It seems natural to take “x and y are the same F” to boil down to: “x is an F & y is an F & x and y are numerically identical”. But if so, 4 is true: part of what it is for x and y to be the same clayity is for them to be numerically identical.

    What about denying 6? If Lump is a clayity and Athena a clayity, and Lump and Athena are numerically distinct, then it seems right to say that there is more than one clayity. You said: “Premise 6 is true because there’s only one clay object. (Imagine looking at the statue. How many clay objects do you see?)” There’s admittedly an intuitive sense in which we only see a single “instance” of clay-ness (it isn’t as if a 1-pound mass of clay, “Lump”, is co-located with a distinct 1-pound mass, “Athena”, resulting in 2 pounds worth of clay), but this may be consistent with multiple objects “participating” in that single clayness – and so multiple objects that are clay (multiple clayities). For example, perhaps Athena “inherits” its clayness from the constituting lump.

    Denying 4 instead of 6 may admittedly seem better in the case of resisting Tuggy’s argument. We don’t want to say that there are two gods! – unless we can couch that as meaning that there are two numerically distinct entities (e.g., divine persons) each of which is divine (or has the property of deity). It seems the Christian will accept 6, that there “is only one god”, in the sense that there is only one divine substance. But if we read the language the same way in 9, Tuggy’s conclusion, it seems that the Christian can accept it: Jesus is not a divine substance (but rather the second divine person, etc.).

    • Daniel,

      I think the point here (or at least one salient point) is that there are different ways of numbering. We can number according to numerical identity or according to numerical sameness (assuming the two are not logically equivalent). The question is: If we have to adopt one or other numbering scheme (another disputable assumption we can leave aside for now!) which scheme is more in line with the biblical language, according to which the number of ‘gods’ is emphatically one?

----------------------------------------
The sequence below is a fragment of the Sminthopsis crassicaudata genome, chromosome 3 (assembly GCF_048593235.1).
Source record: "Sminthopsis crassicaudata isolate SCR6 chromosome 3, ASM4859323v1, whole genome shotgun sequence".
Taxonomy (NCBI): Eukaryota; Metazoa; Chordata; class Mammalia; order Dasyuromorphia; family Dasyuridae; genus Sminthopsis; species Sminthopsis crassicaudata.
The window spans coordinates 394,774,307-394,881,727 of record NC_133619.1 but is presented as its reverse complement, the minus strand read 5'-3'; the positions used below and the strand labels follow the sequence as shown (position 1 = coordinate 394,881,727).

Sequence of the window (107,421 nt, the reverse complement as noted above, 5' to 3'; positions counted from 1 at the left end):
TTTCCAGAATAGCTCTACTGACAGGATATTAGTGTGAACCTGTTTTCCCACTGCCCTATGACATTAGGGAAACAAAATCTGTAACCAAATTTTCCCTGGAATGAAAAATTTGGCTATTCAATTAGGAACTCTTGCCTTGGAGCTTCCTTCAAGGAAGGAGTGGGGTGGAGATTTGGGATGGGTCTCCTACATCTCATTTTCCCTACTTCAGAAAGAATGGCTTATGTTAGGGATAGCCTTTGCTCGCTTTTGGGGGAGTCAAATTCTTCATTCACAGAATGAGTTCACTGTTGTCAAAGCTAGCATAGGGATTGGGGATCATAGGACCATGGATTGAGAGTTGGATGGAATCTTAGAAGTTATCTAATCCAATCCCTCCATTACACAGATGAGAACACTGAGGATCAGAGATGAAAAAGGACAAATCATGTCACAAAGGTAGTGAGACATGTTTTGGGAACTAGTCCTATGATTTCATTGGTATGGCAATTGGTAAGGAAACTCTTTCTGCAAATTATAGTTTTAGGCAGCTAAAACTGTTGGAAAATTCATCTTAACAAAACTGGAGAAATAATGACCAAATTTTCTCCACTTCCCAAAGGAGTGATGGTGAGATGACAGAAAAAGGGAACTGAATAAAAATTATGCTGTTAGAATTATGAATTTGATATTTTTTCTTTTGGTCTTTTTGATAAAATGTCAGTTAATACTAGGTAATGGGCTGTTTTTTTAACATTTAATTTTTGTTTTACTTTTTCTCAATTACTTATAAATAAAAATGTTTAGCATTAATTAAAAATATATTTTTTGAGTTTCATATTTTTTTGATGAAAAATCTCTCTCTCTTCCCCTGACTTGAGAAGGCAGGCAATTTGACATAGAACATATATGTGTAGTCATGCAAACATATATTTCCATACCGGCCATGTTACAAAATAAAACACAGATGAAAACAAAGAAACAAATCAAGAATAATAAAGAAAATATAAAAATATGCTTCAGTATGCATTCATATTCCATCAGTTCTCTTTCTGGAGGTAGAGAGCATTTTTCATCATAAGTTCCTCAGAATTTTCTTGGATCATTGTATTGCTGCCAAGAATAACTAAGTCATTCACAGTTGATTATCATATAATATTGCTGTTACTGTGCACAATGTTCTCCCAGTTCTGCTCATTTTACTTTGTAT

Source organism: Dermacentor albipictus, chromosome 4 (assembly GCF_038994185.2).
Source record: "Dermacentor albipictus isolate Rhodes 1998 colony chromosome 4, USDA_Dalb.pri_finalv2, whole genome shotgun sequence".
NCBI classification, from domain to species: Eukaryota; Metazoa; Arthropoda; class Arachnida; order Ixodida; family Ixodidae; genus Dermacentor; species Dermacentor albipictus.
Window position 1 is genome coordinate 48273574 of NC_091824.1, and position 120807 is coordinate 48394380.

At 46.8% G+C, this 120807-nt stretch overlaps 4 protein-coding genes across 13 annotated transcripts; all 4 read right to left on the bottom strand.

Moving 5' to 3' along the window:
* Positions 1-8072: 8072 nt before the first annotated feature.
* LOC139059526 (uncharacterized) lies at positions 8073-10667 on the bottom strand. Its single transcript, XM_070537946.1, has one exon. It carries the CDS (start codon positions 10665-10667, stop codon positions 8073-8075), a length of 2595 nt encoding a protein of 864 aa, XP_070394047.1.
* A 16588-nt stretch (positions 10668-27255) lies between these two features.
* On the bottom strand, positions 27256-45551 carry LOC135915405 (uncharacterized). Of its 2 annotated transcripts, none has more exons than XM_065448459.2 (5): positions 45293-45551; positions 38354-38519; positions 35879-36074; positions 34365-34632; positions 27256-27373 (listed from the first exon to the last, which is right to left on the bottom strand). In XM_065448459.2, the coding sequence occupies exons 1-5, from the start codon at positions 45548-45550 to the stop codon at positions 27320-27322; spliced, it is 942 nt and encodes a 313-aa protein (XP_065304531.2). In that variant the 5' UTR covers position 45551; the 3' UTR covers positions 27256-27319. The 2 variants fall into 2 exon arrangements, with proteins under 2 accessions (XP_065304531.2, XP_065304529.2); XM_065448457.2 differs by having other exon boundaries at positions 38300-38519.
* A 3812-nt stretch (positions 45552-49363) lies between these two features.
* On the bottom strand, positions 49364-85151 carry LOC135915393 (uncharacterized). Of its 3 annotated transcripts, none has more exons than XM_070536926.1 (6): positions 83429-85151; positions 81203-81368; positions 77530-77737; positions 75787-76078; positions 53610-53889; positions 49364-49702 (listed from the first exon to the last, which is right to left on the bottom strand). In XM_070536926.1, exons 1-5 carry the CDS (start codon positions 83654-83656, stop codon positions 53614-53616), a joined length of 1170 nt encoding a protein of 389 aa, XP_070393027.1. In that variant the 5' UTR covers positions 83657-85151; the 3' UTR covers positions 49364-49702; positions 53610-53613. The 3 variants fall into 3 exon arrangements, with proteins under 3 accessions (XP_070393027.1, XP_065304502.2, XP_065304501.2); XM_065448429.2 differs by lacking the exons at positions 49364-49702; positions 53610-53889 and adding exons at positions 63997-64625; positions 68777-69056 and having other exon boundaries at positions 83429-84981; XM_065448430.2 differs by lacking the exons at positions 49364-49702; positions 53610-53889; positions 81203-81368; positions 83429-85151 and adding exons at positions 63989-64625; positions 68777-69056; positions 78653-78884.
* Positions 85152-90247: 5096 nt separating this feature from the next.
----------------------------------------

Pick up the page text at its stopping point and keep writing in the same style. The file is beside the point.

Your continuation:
BTW, I get into these issues to some extent in chapter 6 of my paradox book.

  3. James Gibson

    Hi James A.,

    It’s late, so hopefully this makes sense. If I remember Rea’s paper, his view is that whether there is one or two objects turns on how we count objects (or something like that…. it’s been a while). I think I favor the two coincident object view. So let me propose another response to Dale.

    Take premise 2: “Things which differ are two (i.e. not numerically identical)”. What is this premise saying exactly? Presumably, this: [Two] things which differ are two things. And that’s true. So from 1 and 2 (rephrased), we get

    3′: God and Jesus are two things. (1,2)

    But then we get to 4 and 5:

    4. For any x and y, x and y are the same god only if x and y are not two (i.e. are numerically identical).
    5. Therefore, God and Jesus are not the same god. (3, 4)

    3′ & 4 do not support 5. 4 needs to be updated as well to get a valid inference:

    4′. For any x and y, x and y are the same god only if x and y are not two things (i.e. are numerically distinct).

    And now I think we can see what is wrong with the argument. The Trinitarian claims that God (the Father) and Jesus are two things. And so does the Arian. But “thing” is a generic, replaced by instances of types. When we replace “things” with “persons”, we get a true statement: they are two different persons; and that’s what premise / sub-conclusion 3 says. But now 4 is obviously contentious:

    4”: For any x and y, x and y are the same god only if x and y are not two distinct persons.

    Why would any orthodox christian grant that?

    This brings me back to why I started with a point about Rea and coincident objects. One might think that it is weird but nevertheless possible for two different things to share exactly the same region of space. One might also think it is weird but possible for two persons to share the same substance.

  4. Ringstraked Calf

    Can Feser comment on this? This is perhaps committing a conflation between formal cause and material cause.

  5. Pingback: Further Thoughts on Tuggy’s Challenge | Analogical Thoughts